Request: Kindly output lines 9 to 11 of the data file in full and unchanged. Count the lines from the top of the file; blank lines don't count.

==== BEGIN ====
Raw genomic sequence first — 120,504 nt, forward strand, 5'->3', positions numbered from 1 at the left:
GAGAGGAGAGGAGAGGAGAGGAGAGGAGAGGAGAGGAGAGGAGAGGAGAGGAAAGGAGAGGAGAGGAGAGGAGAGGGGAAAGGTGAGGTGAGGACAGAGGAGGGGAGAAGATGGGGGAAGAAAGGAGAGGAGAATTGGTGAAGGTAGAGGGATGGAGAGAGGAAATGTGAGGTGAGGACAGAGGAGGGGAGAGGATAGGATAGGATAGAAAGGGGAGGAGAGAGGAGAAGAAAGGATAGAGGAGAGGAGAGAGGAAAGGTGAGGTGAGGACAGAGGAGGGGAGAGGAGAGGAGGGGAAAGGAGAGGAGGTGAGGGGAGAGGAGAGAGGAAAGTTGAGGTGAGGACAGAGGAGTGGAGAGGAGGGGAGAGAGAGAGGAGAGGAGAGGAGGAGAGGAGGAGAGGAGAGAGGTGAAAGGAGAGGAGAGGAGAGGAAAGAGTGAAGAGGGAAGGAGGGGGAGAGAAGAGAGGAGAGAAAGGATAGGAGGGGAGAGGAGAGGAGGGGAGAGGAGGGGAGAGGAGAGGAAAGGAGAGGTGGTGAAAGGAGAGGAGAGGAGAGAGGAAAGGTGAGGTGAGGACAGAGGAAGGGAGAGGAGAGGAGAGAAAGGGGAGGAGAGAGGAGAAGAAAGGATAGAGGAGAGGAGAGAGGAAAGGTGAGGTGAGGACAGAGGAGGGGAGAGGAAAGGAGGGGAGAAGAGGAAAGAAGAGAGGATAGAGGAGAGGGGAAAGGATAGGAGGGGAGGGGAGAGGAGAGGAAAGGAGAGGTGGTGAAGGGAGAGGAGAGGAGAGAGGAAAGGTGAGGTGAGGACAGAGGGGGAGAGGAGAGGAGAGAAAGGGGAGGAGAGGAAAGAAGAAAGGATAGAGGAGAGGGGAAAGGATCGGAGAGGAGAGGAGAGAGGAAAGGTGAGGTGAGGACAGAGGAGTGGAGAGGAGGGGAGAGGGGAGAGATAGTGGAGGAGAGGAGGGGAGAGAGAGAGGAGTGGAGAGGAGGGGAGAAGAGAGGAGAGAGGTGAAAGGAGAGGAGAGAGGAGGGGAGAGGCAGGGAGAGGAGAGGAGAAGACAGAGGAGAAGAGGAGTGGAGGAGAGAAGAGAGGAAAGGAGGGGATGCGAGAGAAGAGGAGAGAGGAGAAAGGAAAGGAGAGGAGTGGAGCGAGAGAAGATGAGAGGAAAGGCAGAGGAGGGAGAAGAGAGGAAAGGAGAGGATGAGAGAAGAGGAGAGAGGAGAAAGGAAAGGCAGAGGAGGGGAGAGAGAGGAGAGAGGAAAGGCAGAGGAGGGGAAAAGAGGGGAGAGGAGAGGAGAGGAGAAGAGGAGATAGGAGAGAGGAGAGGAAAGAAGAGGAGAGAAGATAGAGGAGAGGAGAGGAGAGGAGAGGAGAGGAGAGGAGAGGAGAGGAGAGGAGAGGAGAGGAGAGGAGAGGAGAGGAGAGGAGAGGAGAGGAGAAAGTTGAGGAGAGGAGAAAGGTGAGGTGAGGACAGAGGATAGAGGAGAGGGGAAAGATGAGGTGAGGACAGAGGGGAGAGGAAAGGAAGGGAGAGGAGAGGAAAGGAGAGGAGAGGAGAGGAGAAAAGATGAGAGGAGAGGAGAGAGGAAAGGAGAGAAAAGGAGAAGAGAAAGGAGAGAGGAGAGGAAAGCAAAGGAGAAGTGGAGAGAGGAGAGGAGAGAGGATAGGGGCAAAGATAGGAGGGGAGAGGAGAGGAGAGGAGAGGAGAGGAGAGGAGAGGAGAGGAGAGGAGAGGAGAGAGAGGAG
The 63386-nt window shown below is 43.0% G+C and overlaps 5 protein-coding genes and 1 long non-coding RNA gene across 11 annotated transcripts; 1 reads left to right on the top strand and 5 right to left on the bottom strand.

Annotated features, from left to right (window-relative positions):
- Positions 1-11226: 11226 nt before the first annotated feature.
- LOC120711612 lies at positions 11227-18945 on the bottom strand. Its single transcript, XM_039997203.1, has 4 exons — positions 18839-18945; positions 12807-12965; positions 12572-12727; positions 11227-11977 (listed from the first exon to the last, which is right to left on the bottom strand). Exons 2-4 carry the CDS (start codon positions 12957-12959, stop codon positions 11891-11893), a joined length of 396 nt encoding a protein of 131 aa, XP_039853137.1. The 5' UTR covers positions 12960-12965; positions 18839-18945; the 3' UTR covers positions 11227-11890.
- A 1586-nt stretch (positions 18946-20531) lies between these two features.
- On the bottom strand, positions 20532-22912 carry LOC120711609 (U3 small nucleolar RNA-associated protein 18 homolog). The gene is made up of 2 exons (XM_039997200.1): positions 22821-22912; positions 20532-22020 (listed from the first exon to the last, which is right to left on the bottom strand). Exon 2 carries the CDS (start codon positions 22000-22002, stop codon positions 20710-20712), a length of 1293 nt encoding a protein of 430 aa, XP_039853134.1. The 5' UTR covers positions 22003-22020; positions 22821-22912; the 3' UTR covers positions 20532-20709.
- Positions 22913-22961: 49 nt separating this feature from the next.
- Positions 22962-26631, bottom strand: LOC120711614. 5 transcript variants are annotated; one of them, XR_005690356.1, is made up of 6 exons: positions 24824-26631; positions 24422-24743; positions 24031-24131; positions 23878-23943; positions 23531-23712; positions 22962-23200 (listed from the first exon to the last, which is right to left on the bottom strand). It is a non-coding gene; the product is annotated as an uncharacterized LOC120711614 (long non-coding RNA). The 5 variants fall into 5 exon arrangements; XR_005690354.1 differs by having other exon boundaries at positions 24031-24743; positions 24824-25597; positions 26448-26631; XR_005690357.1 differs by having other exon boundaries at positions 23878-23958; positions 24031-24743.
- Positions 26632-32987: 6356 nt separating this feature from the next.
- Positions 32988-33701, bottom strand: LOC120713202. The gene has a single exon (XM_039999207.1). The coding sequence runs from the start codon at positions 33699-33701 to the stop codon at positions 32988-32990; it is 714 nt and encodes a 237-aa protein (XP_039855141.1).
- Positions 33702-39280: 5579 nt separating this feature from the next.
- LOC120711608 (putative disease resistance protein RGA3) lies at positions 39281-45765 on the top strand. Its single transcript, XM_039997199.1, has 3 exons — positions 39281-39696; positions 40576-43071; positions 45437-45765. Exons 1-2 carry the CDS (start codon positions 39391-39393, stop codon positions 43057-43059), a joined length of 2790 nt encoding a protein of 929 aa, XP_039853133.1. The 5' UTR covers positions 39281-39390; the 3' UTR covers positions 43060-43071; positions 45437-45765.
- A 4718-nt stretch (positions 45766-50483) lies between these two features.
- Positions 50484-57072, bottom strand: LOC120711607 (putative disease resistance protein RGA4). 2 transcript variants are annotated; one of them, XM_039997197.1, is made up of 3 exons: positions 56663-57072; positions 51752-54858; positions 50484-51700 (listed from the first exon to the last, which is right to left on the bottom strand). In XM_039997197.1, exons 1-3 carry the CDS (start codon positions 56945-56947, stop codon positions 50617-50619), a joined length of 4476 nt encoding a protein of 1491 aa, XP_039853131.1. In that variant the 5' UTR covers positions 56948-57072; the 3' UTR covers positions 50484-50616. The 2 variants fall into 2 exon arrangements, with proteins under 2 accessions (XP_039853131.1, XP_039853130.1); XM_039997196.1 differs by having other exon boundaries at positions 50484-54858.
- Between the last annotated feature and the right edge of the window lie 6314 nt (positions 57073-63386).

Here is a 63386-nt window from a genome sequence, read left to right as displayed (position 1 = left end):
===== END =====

- Positions 22913-22961: 49 nt separating this feature from the next.
- Positions 22962-26631, bottom strand: LOC120711614. 5 transcript variants are annotated; one of them, XR_005690356.1, is made up of 6 exons: positions 24824-26631; positions 24422-24743; positions 24031-24131; positions 23878-23943; positions 23531-23712; positions 22962-23200 (listed from the first exon to the last, which is right to left on the bottom strand). It is a non-coding gene; the product is annotated as an uncharacterized LOC120711614 (long non-coding RNA). The 5 variants fall into 5 exon arrangements; XR_005690354.1 differs by having other exon boundaries at positions 24031-24743; positions 24824-25597; positions 26448-26631; XR_005690357.1 differs by having other exon boundaries at positions 23878-23958; positions 24031-24743.
- Positions 26632-32987: 6356 nt separating this feature from the next.